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From Sharan F <sha...@apache.org>
Subject Re: Request for clarification of Release Policy regarding external jar files
Date Sun, 12 Jun 2016 08:05:14 GMT
Thanks Roman - I didn't know this (but do now!)


On 12/06/16 03:26, Roman Shaposhnik wrote:
> On Fri, Jun 10, 2016 at 4:04 PM, Marvin Humphrey <marvin@rectangular.com> wrote:
>> On Fri, Jun 10, 2016 at 5:33 AM, Sharan F <sharan@apache.org> wrote:
>>> We need some confirmation regarding what is included in an Apache release.
>> The canonical page for Apache Release Policy is here:
>>    http://www.apache.org/legal/release-policy
>>> Based on these statements our understanding is that:
>>> projects must publish "source releases"
>> Yes.
>>> "source releases" do not contain binaries
>> Yes.
>>> projects may also publish "binary releases"
>> This is not accurate.  Third parties (most often the release manager) may
>> provide compiled packages.  The colloquialism typically used to refer to these
>> packages is "convenience binaries".
>>      http://www.apache.org/legal/release-policy#compiled-packages
>>      The Apache Software Foundation produces open source software. All releases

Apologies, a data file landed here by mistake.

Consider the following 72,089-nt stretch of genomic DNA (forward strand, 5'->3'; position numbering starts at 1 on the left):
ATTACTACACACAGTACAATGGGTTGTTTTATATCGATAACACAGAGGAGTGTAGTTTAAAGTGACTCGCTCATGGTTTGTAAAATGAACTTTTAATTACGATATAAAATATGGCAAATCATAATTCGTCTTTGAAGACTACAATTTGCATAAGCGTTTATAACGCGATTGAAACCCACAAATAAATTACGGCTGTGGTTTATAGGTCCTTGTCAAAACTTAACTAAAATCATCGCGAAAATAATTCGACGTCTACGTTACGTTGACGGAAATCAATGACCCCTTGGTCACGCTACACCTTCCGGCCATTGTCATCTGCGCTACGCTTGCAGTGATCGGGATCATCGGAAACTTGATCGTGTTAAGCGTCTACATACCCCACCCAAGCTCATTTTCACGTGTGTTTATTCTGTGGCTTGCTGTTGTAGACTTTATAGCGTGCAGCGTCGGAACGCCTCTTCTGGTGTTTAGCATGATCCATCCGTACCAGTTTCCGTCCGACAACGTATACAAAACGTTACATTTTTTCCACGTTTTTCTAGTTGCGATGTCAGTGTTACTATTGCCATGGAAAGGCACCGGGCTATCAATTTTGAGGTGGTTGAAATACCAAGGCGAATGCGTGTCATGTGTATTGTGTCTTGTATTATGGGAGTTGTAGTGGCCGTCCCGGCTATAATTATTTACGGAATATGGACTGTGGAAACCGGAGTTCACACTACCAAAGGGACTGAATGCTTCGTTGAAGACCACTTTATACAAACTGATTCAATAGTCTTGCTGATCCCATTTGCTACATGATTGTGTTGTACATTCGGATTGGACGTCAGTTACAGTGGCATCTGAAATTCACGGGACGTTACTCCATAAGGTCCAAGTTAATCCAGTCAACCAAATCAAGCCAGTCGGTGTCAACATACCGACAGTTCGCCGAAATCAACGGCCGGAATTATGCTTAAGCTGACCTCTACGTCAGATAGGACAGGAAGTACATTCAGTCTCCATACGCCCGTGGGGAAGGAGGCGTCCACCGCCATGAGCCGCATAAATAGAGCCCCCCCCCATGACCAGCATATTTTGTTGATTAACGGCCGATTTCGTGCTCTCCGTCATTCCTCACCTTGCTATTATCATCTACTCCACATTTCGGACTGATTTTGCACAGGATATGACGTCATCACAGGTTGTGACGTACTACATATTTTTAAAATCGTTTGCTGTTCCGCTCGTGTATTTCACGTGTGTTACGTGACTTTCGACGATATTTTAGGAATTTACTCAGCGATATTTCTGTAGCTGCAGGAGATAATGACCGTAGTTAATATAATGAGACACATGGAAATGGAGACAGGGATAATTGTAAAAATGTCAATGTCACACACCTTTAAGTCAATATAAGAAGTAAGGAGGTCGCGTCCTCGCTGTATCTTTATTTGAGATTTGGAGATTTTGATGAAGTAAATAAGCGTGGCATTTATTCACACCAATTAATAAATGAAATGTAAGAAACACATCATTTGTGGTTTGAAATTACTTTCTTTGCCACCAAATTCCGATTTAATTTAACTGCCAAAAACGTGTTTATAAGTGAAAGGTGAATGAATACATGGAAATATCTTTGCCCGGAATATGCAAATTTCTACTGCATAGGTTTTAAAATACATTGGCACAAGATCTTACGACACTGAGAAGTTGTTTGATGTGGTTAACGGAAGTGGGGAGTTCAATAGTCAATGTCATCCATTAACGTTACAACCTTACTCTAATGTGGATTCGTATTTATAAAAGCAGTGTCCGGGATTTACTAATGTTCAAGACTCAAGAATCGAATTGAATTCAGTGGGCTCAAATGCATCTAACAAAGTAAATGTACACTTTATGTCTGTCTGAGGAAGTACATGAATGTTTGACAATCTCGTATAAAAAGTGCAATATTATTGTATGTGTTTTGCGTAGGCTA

>>      are in the form of the source materials needed to make changes to the
>>      software being released.
>>      As a convenience to users that might not have the appropriate tools to
>>      build a compiled version of the source, binary/bytecode packages MAY be
>>      distributed alongside official Apache releases. In all such cases, the
>>      binary/bytecode package MUST have the same version number as the source
>>      release and MUST only add binary/bytecode files that are the result of
>>      compiling that version of the source code release and its dependencies.
>> The Foundation does not endorse binary packages because such packages are
>> opaque and cannot be audited by a PMC.
>> Over the last few years (post-Snowden), the extent to which security depends
>> on audited source and certified repeatable builds has become ever more clear.
>>> "binary releases" can contain binaries compiled from source code created by
>>> the project or binaries from external projects
>> See the quote above for constraints on what may go into convenience binaries.
>> Untrusted jar files (from wherever) are allowed.  They must represent
>> compilation of open source dependencies, but no verification step is
>> required -- i.e. there is no policy requirement that anyone actually validate
>> that dependency binaries actually derive from specific source code.
>> Security-conscious consumers will naturally take such matters into account
>> when deciding how best to consume our products.
> To pile on top of Marvin's excellent answer (and at the risk of
> stating the obvious,
> at least the obvious to longtimers): remember even for binary
> convenience artifacts
> you're still on the hook to make sure your NOTICE file is correct.
> Most of the time
> your NOTICE file for binary convenience artifacts will be larger than
> your NOTICE
> for the source release.
> Thanks,
> Roman.

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